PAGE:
- Nicholas Peacock, Arbitrating in "Developing" Arbitral Jurisdictions: A Discussion of Common Themes and Challenges Based on Experiences in India and Indonesia
- Paul Tan, Public Policy in Singapore: An Unruly Horse Rears its Head—AJT v AJU
- Devika Khanna, Early, Active and Effective Case Management in Arbitration: A Call to Reject Procedural Order No.1
- Huala Adolf, The Meaning of International Award under Indonesian Arbitration Law
The Faculty of Law - University of Salento
The Group of Lecce
are pleased to announce an
International Workshop on
Legitimacy and Efficiency in Global Economic Governance
06th – 07th May 2011 – Lecce, Italy
CALL FOR PAPERS
The international financial and economic crisis of 2007-2009 has shown the fallibility of the neoliberal paradigm that has dominated global economic governance over the last quarter century: regulatory and supervisory institutions have revealed their weaknesses, and markets have shown their limits to the rational allocation of risks and resilience to shocks. Scholars and policymakers across the world need to investigate how the traditional state-vs.-market relationship should be reconceived within a changing international financial architecture.
Against this background, this Workshop aims at stimulating further reflection on the complex theme of global economic governance by choosing legitimacy and efficiency as key concepts to investigate. According to this standpoint, we propose the following topics, under which the principles of legitimacy and efficiency will be articulated, and which could headline separate Workshop sessions: institutional aspects of global governance (e.g.: role of the G-20, reform of IMF and WB); development policies (e.g.: incentives to foreign direct investments, conditionality); international financial regulation (e.g.: role of soft law, prudential supervision, transparency); role of the state in the economy (e.g.: trade and technology policies, monetary issues, state insolvency).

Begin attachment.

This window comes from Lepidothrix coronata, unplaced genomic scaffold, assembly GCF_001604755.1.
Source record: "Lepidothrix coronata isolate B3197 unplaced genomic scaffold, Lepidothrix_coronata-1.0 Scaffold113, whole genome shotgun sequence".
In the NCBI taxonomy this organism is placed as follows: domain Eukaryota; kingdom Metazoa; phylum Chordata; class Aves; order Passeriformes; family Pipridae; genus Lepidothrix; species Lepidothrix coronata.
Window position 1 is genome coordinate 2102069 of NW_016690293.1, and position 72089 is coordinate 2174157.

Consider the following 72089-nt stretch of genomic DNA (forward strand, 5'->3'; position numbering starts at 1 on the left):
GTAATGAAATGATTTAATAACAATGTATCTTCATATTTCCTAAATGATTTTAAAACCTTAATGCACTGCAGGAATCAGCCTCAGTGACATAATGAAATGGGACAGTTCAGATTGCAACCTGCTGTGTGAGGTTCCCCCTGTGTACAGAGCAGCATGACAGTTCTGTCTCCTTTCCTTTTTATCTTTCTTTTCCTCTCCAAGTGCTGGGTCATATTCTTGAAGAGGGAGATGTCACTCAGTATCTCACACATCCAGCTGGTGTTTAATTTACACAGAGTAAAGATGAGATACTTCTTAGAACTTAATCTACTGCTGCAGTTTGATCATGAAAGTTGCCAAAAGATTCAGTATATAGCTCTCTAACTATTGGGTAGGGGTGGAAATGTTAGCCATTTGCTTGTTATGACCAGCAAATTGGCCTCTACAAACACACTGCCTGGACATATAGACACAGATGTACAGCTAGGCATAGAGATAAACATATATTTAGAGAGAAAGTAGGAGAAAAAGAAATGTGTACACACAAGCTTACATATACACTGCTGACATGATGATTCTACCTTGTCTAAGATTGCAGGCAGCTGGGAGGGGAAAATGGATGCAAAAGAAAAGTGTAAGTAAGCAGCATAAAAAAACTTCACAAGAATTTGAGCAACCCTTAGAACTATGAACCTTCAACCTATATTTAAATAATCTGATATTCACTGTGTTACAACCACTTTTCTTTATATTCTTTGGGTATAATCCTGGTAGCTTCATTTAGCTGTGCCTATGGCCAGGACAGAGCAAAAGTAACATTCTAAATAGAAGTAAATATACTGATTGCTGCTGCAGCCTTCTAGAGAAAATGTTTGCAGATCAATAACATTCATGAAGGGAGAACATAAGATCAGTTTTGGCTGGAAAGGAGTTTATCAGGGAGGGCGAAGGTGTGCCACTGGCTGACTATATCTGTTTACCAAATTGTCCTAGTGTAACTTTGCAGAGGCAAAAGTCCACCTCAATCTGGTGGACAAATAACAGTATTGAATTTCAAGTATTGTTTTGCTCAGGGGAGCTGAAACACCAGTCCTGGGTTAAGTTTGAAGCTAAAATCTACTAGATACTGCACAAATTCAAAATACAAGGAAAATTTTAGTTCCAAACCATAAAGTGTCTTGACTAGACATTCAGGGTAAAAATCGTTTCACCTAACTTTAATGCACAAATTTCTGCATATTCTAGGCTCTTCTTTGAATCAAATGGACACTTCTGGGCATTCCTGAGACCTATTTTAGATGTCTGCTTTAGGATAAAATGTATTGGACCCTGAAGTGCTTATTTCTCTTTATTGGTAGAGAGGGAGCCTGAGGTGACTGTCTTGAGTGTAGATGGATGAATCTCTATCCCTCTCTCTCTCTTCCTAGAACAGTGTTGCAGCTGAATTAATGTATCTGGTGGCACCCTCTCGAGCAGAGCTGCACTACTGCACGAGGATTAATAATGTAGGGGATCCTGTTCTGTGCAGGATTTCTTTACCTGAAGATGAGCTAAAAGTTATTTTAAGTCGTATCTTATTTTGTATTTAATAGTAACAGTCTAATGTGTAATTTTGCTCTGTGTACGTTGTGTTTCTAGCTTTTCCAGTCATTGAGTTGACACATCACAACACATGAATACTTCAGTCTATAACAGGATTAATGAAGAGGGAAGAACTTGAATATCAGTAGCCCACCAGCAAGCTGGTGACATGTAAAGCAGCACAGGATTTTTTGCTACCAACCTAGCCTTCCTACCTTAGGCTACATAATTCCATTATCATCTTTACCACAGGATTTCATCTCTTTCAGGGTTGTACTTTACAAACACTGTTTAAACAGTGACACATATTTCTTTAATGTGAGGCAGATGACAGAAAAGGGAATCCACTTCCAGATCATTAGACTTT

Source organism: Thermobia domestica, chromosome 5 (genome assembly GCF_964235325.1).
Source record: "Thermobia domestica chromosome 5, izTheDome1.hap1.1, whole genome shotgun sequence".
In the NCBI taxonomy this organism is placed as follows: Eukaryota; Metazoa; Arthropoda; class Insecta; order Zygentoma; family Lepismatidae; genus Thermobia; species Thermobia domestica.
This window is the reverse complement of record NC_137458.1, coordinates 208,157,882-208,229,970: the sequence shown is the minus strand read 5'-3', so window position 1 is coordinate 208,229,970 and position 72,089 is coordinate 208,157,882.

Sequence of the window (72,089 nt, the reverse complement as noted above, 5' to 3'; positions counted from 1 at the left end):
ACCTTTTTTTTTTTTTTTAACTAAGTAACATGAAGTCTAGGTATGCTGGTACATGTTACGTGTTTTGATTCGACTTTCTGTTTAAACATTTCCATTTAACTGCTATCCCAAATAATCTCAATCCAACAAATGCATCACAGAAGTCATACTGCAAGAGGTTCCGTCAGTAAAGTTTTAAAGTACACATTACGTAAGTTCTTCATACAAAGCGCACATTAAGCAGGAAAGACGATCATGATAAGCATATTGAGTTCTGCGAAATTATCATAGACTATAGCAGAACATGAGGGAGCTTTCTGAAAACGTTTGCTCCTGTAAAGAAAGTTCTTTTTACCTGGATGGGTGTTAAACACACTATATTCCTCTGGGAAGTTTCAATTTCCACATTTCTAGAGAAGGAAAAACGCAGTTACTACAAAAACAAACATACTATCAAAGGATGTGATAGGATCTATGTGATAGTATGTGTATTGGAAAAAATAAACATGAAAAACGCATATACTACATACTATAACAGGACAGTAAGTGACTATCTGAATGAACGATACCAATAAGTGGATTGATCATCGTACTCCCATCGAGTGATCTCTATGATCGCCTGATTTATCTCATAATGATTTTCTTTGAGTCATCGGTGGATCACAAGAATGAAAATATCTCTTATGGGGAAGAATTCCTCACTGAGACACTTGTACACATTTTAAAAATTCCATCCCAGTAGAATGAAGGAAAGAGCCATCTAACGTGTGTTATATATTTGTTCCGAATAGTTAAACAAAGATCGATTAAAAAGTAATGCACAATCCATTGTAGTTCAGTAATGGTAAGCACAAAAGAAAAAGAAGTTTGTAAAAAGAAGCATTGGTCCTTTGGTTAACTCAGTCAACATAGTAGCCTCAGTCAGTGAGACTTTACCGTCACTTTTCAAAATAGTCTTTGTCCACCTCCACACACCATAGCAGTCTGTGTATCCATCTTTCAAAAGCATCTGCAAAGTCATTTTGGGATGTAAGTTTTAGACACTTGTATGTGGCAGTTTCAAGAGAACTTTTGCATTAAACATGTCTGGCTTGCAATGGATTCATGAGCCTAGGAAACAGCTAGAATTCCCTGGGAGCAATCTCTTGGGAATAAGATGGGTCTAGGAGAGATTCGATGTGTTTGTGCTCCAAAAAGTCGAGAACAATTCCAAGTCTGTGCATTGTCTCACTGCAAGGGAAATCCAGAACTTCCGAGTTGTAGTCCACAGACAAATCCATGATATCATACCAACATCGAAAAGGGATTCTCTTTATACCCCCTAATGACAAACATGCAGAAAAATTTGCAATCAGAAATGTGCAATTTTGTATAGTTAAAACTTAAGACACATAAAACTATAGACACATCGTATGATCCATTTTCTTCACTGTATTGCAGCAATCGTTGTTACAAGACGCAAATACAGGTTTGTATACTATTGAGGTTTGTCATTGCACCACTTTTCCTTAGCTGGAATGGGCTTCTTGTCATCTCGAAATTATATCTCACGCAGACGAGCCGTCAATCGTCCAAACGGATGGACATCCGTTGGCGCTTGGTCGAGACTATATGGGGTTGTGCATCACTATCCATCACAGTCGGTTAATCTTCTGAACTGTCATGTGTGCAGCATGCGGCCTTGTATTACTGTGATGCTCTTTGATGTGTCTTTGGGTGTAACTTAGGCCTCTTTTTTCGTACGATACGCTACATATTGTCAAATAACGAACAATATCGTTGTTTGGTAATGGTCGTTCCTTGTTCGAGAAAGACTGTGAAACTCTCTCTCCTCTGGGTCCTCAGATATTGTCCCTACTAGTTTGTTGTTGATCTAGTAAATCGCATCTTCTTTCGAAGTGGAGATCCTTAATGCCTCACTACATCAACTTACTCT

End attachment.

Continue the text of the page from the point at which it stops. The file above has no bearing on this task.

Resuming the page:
The aim of this Workshop is to bring together a group of scholars and researchers from public and private sectors with a strong interest in global economic governance, coming from different backgrounds (economics, law, politics) and geographic regions. The Workshop will provide a unique opportunity for a fruitful debate on these crucial topics, fostered by the presence of distinguished discussants and will be opened to the participation of scholars from all over the world. A volume of selected proceedings should subsequently be published.
The Workshop will take place on 06th and 07th May 2011 at the Faculty of Law, University of Lecce, Italy. It will encompass four scientific sessions, each of them with three or four papers presented by researchers and scholars selected according to the submission procedure illustrated below.